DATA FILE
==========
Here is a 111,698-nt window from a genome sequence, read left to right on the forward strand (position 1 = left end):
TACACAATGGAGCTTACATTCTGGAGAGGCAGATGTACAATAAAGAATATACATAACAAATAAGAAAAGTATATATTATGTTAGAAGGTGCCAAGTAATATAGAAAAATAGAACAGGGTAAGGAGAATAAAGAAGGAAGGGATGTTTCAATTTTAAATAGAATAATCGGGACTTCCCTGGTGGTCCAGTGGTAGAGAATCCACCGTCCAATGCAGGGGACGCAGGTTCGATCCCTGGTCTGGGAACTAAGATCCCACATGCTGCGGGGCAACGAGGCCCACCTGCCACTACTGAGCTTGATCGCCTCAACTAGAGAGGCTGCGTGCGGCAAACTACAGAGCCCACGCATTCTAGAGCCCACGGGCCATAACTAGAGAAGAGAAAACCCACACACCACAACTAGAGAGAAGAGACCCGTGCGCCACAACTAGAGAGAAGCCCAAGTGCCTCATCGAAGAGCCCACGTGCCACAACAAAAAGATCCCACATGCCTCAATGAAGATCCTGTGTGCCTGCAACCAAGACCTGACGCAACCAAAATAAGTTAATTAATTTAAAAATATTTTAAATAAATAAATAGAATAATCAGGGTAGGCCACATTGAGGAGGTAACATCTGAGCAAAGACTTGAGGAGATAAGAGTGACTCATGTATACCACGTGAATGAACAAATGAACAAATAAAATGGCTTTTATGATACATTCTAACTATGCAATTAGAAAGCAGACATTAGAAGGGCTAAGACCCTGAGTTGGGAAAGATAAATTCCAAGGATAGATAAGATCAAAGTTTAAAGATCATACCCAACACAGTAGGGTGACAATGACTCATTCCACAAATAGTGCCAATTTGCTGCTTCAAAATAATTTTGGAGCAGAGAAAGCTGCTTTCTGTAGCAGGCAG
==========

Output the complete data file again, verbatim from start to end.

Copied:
Here is a 111,698-nt window from a genome sequence, read left to right on the forward strand (position 1 = left end):
TACACAATGGAGCTTACATTCTGGAGAGGCAGATGTACAATAAAGAATATACATAACAAATAAGAAAAGTATATATTATGTTAGAAGGTGCCAAGTAATATAGAAAAATAGAACAGGGTAAGGAGAATAAAGAAGGAAGGGATGTTTCAATTTTAAATAGAATAATCGGGACTTCCCTGGTGGTCCAGTGGTAGAGAATCCACCGTCCAATGCAGGGGACGCAGGTTCGATCCCTGGTCTGGGAACTAAGATCCCACATGCTGCGGGGCAACGAGGCCCACCTGCCACTACTGAGCTTGATCGCCTCAACTAGAGAGGCTGCGTGCGGCAAACTACAGAGCCCACGCATTCTAGAGCCCACGGGCCATAACTAGAGAAGAGAAAACCCACACACCACAACTAGAGAGAAGAGACCCGTGCGCCACAACTAGAGAGAAGCCCAAGTGCCTCATCGAAGAGCCCACGTGCCACAACAAAAAGATCCCACATGCCTCAATGAAGATCCTGTGTGCCTGCAACCAAGACCTGACGCAACCAAAATAAGTTAATTAATTTAAAAATATTTTAAATAAATAAATAGAATAATCAGGGTAGGCCACATTGAGGAGGTAACATCTGAGCAAAGACTTGAGGAGATAAGAGTGACTCATGTATACCACGTGAATGAACAAATGAACAAATAAAATGGCTTTTATGATACATTCTAACTATGCAATTAGAAAGCAGACATTAGAAGGGCTAAGACCCTGAGTTGGGAAAGATAAATTCCAAGGATAGATAAGATCAAAGTTTAAAGATCATACCCAACACAGTAGGGTGACAATGACTCATTCCACAAATAGTGCCAATTTGCTGCTTCAAAATAATTTTGGAGCAGAGAAAGCTGCTTTCTGTAGCAGGCAG